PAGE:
Blog: R.E. Tales
Hey, not every place is pretty.
Modern metal-clad doors normally have a wooden frame along the inside. This is what screws fasten into that in turn hold hinges, sweeps, and various things around the door knob. My kitchen door apparently does not have this and relies upon screws fastening directly into the metal skin alone, working like sheet metal screws do. So when the metal “skin” got too worn to hold them, one cannot just go with longer screws like you would if there was wood to penetrate, because what is behind the metal inside skin is styrofoam. Warm but totally lacking in structural ability. So while my door opens and closes just fine (for now) and looks good enough, the screws that hold the plate around the latch do not hold and they work out. When they get far enough out, they bang into the striker and the door won’t close until they are pushed in again. It’s days are clearly numbered.
Additionally, I was also annoyed that there is some rust on the door. Not easily seen, it should not be there at all. Doors are sold with a primer on them (white or gray). Most often, folks mistake the primer for exterior paint and do not paint them, thereby allowing them to rust, over time. How soon that happens depends upon their exposure to weather. However, we painted our door immediately (red) and it has been repainted (green) since. With the porch around it, rain has never hits the door, nor has snow reached it. Yet, there is some rust. I have long realized that a good old wooden door (very expensive now), if cared for, will outlast metal. But fiberglass should outlast both of them. So, that’s what I bought. Even though my heart said “wood”, my wallet vetoed it for the modern solution.
I was surprised to discover my new fiberglass door is far heavier than the others I have handled in the past, probably double that of a wood door. An Amish guy helped me put the new door on my roof rack. I worried a bit about getting it off, but figured I could handle it since gravity was on my side. I backed up close to the house so I wouldn’t have to move it far. Concerned about scratching my car’s roof when it left the roof rack, I put a towel on the roof there, which protected the car well and allowed the door to slide easily. Too easily, it turned out. As it slid downhill off the back, it began to also slide to the passenger side. Where I wasn’t. I could not hold it back. My alternative would be to let it slide uncontrolled off the back and before it fell to the side. That’s a further fall and I couldn't risk it. Going in both directions at once, I could only control the back direction, not the side. It fell 3-4’ without any hindrance from me.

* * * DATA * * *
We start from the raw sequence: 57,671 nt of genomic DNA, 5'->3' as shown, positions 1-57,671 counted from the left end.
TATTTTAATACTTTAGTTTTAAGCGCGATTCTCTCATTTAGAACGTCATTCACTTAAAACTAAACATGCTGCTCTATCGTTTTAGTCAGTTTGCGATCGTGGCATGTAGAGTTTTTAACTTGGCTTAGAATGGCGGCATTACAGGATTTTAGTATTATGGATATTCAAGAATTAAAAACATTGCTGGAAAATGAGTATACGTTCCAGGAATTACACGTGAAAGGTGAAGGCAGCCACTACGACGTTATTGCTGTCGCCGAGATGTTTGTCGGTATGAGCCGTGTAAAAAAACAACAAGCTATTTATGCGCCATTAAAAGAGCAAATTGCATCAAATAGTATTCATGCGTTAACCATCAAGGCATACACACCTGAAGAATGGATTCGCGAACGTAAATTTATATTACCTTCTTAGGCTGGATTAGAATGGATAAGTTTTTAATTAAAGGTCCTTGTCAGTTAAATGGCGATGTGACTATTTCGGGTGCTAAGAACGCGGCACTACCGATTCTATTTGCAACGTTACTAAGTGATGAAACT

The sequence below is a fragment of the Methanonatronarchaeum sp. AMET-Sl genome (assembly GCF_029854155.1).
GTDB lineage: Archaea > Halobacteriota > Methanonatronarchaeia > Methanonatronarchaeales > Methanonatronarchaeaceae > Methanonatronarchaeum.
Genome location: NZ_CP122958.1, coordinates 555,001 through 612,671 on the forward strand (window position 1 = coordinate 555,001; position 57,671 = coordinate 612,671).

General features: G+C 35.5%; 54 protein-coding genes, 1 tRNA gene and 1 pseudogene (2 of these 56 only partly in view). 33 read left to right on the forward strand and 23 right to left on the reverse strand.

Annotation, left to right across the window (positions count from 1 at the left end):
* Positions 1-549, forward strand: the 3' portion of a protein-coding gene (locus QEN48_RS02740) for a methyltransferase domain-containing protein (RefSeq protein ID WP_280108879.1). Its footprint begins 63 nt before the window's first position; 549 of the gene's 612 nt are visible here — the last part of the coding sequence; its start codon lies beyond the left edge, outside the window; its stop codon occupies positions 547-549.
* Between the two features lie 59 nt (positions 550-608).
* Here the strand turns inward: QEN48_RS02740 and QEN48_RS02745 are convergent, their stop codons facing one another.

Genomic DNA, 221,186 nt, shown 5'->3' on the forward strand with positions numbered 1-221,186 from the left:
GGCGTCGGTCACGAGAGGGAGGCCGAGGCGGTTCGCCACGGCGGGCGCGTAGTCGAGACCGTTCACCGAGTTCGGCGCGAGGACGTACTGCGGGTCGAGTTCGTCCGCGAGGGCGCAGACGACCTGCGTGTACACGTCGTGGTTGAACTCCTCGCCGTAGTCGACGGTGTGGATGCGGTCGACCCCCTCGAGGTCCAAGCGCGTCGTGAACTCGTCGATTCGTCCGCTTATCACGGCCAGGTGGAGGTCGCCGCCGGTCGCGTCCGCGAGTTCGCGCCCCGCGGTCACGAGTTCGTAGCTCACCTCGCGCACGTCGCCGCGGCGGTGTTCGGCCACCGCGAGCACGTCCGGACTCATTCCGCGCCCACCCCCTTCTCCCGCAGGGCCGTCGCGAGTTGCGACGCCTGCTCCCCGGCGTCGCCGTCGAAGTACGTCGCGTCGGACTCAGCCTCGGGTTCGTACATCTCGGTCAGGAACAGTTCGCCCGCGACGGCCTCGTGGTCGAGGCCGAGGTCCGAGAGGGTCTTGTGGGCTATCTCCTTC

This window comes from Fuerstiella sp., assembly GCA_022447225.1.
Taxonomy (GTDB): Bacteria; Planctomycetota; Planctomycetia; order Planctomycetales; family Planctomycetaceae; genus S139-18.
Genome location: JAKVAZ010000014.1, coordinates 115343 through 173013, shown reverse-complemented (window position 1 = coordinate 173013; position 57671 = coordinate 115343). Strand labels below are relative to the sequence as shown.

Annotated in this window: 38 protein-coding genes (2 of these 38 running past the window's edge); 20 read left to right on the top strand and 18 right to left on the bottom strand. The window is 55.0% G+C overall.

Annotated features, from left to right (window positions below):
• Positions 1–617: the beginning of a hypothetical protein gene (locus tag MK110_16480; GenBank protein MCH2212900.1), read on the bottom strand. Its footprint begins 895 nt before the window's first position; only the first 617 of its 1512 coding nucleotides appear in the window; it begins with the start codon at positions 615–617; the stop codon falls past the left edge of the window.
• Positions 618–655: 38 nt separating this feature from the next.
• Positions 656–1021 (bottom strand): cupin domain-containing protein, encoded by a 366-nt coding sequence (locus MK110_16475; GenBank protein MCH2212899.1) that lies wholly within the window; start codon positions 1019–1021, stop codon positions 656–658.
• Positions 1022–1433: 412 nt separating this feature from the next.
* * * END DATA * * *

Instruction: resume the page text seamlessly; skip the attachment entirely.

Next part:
And snapped the frame into. Aghast, I saw that the frame was plastic, not the wood I’d expected. Note: not fiberglas, but plastic. Fiberglas has fibers that keep it from breaking easily into. Like wood does. Now, with the frame broken completely into, it no longer held the door securely in one place, so it kept flopping as I tried to drag it all into the home. Flopping too much would only break it further, so every foot I gained, I had to put it back together again, then drag things another foot to repeat the process. To move 18’ from the cars back into the home took that many minutes. Pissed at my misfortune and the difficulties it engendered, I took to opportunity to exercise the edges of may vocabulary.
Two people could have done this fairly easily. But if I had two people, there should have been no need for the towel; you'd just lift it off, turn it sideways, and walk inside. 2 minutes of grunting. The silver lining is that the new door itself is perfectly fine, completely unscathed. It was fiberglas (and glass).
Inside, I assessed the damage… And went looking for clamps. I must have 50 of them of various sizes and descriptions. But none of the rigid ones were long enough to clamp a 7’+ door frame, and my strap clamps fell way too short. So off I went to find something that would work. For years, if I need a tool, I just buy one, figuring that if I needed it once, I'd need it again... eventually. So now I have a very nice strap clamp that will handle a 12’ door if I ever manage to break one that big.
I used smaller clamps as needed for other directions, exhausted my supply of epoxy (there was just enough, no more, no less - so at least one thing went right in this episode), and put screws in strategic spots. Then, as a finale, I installed two sections of steel strapping around the corner near the break. It will be as good as new and to a casual observer, it will look new too. We’ll install it tomorrow morning. Once in place, there will be no stress upon any of the (plastic) frame and all we will have left to do is, come spring, give it a coat of paint so it matches the rest of our doors. Be sure to examine it when you come in.
Some blogs are designed to amuse; others can be an immense help. All are interesting.
After 40 years, I've learned a lot, & acquired unforgettable experiences. Follow these long enough and you'll eventually get the whole book. (Names probably changed, for obvious reasons.)